Sharing Difficult Decisions with Residents Tough Talk

Like telling kids the awful truth about Santa Claus or deciding to spend the holiday bonus on treasury bonds instead of a trip to the Bahamas, sometimes we all have to say or do unpleasant or unpopular things. The same is true for co-op and condo board members, most of whom will one day face the dreary prospect of raising maintenance fees, instituting assessments or levying flip taxes. Those tasks may come with the territory but that doesn’t make it any easier for the men and women who have to step forth and break the news to friends and neighbors alike.

“It is never easy to tell shareholders that there are rough times ahead,” says Adelaide Polsinelli, a real estate broker and president of her Manhattan co-op. “The worst thing a board can do is sound an alarm before they have done their due diligence.”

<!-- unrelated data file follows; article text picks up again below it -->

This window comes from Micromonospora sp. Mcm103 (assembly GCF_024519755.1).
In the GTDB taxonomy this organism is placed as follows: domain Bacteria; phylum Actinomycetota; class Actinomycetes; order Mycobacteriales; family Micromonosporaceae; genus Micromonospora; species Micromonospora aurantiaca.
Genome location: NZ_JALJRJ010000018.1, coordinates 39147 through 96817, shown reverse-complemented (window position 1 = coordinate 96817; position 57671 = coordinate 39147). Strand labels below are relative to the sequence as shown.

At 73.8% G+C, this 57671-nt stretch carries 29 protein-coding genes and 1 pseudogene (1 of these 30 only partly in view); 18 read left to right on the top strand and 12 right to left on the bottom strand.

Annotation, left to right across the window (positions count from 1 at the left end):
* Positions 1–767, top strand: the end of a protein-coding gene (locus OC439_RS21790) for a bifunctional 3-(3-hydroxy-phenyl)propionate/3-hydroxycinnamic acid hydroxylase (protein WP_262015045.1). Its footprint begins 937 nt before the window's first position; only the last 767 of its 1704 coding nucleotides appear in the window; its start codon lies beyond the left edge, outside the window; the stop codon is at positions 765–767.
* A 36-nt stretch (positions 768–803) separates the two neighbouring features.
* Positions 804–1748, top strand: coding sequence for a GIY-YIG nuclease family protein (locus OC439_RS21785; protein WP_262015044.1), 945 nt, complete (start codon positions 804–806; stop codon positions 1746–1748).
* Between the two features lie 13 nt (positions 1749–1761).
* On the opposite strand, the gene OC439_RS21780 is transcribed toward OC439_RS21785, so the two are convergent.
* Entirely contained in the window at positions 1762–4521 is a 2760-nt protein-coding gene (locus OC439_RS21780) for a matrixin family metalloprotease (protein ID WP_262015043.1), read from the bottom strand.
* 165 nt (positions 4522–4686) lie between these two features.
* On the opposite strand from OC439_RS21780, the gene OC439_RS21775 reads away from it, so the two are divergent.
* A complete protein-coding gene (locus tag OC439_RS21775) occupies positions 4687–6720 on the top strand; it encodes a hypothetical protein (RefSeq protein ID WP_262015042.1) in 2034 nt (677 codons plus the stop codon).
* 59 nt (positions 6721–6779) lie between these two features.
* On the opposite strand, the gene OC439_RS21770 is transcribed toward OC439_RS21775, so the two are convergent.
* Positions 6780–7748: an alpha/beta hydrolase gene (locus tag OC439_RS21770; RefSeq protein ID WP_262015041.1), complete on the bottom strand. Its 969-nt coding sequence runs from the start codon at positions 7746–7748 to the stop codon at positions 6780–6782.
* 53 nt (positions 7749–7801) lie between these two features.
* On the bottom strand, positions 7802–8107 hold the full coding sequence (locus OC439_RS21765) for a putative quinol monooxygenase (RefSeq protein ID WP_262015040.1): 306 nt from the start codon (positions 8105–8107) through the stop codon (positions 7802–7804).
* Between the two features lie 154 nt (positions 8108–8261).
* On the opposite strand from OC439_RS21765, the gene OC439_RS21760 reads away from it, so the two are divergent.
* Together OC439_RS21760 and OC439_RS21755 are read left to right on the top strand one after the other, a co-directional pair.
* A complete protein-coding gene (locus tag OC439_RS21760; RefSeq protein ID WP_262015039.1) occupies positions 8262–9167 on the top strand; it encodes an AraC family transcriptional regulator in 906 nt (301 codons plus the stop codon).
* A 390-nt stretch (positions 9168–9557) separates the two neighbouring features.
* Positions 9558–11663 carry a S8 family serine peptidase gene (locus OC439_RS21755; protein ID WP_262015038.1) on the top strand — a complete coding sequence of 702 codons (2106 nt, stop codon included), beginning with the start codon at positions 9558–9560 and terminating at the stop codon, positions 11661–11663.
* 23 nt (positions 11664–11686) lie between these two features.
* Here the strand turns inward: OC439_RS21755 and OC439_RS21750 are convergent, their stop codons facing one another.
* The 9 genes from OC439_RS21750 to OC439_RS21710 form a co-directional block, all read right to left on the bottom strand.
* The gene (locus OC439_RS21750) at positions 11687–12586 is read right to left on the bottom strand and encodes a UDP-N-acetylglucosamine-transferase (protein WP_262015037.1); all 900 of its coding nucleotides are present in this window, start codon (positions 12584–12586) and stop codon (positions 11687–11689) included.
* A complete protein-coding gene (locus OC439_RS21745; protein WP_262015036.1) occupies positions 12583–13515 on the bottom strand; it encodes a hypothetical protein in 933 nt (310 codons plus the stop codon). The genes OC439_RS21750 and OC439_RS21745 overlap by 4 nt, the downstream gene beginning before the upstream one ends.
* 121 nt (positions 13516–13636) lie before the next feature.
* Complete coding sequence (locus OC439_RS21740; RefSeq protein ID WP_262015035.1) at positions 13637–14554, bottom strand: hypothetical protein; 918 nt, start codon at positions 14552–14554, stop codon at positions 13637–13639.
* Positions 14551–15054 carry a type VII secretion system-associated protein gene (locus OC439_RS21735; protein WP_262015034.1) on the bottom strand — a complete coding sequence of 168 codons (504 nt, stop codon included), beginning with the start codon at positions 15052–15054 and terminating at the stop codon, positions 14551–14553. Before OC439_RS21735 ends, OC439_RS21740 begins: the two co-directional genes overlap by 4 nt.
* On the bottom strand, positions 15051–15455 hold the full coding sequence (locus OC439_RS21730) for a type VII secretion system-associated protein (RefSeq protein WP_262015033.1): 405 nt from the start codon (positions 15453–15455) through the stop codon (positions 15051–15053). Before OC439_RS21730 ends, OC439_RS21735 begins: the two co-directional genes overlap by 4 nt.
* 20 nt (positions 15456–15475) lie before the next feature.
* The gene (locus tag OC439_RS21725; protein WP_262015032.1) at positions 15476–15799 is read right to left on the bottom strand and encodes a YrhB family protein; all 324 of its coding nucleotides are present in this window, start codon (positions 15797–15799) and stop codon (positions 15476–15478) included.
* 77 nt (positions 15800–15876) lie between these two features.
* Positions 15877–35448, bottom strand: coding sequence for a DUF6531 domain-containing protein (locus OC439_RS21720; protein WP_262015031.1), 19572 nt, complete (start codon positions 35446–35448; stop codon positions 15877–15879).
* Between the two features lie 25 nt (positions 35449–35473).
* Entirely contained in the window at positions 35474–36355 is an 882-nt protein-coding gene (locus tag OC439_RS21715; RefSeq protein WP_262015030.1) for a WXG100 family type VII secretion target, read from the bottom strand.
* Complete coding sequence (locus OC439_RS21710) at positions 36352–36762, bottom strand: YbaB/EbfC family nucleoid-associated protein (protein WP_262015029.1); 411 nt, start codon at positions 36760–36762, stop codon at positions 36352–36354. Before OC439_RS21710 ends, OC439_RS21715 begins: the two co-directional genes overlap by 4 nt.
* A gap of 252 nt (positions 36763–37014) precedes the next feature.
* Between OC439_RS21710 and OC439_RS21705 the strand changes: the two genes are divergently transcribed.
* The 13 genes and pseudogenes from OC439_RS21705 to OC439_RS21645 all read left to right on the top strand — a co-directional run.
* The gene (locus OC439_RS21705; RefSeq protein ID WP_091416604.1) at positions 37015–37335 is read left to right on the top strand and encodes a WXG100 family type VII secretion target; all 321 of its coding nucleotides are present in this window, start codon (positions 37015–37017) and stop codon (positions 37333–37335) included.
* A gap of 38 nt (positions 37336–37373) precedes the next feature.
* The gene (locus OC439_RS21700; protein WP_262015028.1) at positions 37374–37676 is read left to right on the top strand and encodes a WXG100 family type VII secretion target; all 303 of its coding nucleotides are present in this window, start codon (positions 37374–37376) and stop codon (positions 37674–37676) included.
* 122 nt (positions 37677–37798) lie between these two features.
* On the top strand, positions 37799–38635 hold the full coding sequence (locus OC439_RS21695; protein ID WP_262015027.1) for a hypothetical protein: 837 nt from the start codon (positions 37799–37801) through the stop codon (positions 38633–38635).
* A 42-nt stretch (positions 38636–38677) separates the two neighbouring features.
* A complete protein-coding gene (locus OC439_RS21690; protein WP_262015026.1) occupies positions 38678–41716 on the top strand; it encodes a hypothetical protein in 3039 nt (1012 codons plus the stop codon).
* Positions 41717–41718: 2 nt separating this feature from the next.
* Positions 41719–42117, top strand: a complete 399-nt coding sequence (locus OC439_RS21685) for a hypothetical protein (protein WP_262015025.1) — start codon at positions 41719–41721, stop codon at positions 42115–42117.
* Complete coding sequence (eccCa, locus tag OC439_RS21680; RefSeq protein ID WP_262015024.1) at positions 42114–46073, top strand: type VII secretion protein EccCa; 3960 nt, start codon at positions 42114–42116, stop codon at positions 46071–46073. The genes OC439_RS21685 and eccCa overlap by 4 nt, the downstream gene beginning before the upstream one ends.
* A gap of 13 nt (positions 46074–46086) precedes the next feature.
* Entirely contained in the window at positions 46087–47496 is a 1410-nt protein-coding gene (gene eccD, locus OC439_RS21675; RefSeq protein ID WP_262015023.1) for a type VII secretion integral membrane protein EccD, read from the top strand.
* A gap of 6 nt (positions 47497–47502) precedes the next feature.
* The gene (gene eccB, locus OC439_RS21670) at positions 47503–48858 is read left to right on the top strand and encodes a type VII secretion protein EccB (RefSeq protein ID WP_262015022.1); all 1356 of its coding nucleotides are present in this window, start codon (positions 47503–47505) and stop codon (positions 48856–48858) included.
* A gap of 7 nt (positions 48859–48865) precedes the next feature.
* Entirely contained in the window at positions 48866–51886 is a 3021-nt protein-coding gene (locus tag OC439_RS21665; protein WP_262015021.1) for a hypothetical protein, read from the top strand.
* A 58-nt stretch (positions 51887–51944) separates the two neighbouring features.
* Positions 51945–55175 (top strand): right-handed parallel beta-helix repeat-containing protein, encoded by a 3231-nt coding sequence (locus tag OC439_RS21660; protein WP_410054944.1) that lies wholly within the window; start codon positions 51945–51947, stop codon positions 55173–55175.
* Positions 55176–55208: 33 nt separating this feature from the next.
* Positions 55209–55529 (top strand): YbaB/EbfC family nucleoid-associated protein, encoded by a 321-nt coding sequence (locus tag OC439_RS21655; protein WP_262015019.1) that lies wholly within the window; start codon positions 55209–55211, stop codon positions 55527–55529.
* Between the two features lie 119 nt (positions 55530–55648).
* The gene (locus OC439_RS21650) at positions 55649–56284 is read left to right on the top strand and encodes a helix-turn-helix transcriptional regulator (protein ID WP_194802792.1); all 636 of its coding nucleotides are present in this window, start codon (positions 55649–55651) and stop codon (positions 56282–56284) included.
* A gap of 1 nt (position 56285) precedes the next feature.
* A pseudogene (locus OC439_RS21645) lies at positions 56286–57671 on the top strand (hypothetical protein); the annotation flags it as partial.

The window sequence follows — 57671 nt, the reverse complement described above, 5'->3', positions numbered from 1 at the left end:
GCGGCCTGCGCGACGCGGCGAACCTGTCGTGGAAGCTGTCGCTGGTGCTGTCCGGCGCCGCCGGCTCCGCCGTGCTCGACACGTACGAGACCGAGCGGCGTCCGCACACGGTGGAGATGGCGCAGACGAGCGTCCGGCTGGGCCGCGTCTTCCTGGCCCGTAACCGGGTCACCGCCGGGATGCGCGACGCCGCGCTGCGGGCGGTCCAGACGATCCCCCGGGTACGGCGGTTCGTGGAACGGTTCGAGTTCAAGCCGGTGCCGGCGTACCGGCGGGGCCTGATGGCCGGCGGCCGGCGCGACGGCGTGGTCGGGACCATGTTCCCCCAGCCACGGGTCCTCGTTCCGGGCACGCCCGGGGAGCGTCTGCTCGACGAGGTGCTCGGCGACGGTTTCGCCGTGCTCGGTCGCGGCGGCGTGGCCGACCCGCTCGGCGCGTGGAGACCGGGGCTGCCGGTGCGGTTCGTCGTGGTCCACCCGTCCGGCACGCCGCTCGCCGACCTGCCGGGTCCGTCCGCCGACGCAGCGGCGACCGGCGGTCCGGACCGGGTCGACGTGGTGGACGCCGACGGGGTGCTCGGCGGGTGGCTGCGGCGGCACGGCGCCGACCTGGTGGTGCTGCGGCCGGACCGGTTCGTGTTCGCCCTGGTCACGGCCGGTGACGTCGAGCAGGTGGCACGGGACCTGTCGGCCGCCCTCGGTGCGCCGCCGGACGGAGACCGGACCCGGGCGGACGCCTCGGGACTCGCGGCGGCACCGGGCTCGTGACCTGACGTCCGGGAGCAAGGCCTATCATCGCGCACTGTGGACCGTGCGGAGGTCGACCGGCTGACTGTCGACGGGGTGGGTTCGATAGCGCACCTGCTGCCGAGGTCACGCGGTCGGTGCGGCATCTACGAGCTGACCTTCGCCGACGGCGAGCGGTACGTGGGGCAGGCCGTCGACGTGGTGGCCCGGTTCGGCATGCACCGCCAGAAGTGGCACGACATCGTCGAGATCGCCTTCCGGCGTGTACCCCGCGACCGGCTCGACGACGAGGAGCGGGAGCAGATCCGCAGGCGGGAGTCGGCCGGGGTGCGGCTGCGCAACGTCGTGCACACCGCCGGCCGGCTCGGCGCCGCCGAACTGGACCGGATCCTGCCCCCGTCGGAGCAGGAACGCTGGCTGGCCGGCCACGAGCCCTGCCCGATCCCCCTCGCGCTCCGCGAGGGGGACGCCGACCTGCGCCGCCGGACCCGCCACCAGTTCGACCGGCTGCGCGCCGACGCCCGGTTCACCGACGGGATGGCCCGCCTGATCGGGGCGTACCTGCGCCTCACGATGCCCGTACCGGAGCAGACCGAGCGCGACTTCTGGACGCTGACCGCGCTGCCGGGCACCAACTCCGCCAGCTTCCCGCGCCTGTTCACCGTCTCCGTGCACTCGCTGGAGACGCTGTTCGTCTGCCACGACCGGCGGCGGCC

What can be done to soothe the pain of an unpopular announcement or decision? What’s the best way to earn the buy-in and support of the very people on whom these issues will have the biggest impact? It boils down to preparation, honesty and lots and lots of conversation.

Don’t Rain on My Parade

While board members are faced constantly with large-scale decisions and tough calls, there are a few hot-button topics almost guaranteed to stir up trouble among residents. First among them are “money and decoration,” says attorney Dennis H. Greenstein of the Manhattan-based law firm of Seyfarth Shaw LLP. “I’ve always said, if you want a quorum at your next meeting, just tell the residents that the lobby’s being redecorated.”

And while carpeting decisions can consume hours of debate time, the real barn-burners involve that most delicate of American institutions: the wallet. “Monetary changes such as increased assessments are always a problem,” says Steve Greenbaum, director of property management for Mark Greenberg Real Estate Co. (MGRE) in Lake Success, New York.


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